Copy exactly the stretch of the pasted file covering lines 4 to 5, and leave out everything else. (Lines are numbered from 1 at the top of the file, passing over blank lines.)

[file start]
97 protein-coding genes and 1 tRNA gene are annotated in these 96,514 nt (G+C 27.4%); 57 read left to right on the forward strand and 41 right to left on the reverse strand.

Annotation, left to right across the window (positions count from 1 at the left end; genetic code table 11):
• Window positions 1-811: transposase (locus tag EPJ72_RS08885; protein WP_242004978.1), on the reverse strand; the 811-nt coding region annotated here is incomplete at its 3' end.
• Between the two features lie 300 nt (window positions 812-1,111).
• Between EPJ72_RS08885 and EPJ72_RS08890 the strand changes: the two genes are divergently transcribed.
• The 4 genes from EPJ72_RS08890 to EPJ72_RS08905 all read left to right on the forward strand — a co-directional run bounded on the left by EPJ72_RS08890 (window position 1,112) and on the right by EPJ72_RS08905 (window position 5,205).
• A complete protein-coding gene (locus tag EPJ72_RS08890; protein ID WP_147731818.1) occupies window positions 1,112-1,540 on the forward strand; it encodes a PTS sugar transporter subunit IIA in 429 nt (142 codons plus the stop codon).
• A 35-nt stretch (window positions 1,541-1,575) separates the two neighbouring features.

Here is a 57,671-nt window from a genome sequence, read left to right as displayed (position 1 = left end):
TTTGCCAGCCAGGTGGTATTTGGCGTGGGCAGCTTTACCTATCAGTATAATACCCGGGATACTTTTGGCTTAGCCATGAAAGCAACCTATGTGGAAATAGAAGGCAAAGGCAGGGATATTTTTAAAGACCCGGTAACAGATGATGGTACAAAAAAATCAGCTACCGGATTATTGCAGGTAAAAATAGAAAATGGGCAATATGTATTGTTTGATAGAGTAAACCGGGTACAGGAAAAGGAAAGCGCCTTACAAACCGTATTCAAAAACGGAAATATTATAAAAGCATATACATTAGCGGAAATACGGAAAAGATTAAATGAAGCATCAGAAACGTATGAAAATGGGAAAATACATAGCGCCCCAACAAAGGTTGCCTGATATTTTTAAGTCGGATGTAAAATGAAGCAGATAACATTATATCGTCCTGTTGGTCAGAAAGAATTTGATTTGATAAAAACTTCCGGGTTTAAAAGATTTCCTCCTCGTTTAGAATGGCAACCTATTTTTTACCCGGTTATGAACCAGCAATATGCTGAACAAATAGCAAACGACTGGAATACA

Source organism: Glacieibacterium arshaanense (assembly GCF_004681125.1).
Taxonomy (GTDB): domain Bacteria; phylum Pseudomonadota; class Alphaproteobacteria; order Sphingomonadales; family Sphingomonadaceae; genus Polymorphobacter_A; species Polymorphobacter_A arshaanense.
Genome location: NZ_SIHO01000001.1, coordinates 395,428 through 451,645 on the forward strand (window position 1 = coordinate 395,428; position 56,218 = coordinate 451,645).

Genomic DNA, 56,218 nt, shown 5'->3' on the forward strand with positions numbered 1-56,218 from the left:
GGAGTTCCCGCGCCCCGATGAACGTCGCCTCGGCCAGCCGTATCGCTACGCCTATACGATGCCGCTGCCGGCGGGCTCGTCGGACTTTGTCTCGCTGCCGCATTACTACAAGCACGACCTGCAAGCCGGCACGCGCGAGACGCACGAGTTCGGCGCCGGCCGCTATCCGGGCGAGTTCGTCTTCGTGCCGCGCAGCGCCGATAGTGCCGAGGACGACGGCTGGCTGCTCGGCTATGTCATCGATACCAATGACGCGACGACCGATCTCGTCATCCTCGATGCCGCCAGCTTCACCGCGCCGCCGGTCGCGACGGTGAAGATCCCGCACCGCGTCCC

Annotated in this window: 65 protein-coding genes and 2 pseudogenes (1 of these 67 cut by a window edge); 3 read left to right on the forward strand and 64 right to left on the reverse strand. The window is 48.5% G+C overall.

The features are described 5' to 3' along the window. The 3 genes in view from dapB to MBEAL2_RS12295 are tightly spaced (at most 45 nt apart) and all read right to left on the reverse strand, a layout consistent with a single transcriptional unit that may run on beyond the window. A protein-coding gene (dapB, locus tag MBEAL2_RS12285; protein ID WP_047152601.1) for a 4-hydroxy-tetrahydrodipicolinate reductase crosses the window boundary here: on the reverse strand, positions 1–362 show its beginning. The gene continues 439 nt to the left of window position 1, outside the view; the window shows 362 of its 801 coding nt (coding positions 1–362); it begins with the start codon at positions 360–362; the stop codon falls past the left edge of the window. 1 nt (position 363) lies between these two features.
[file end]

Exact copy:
• Between the two features lie 300 nt (window positions 812-1,111).
• Between EPJ72_RS08885 and EPJ72_RS08890 the strand changes: the two genes are divergently transcribed.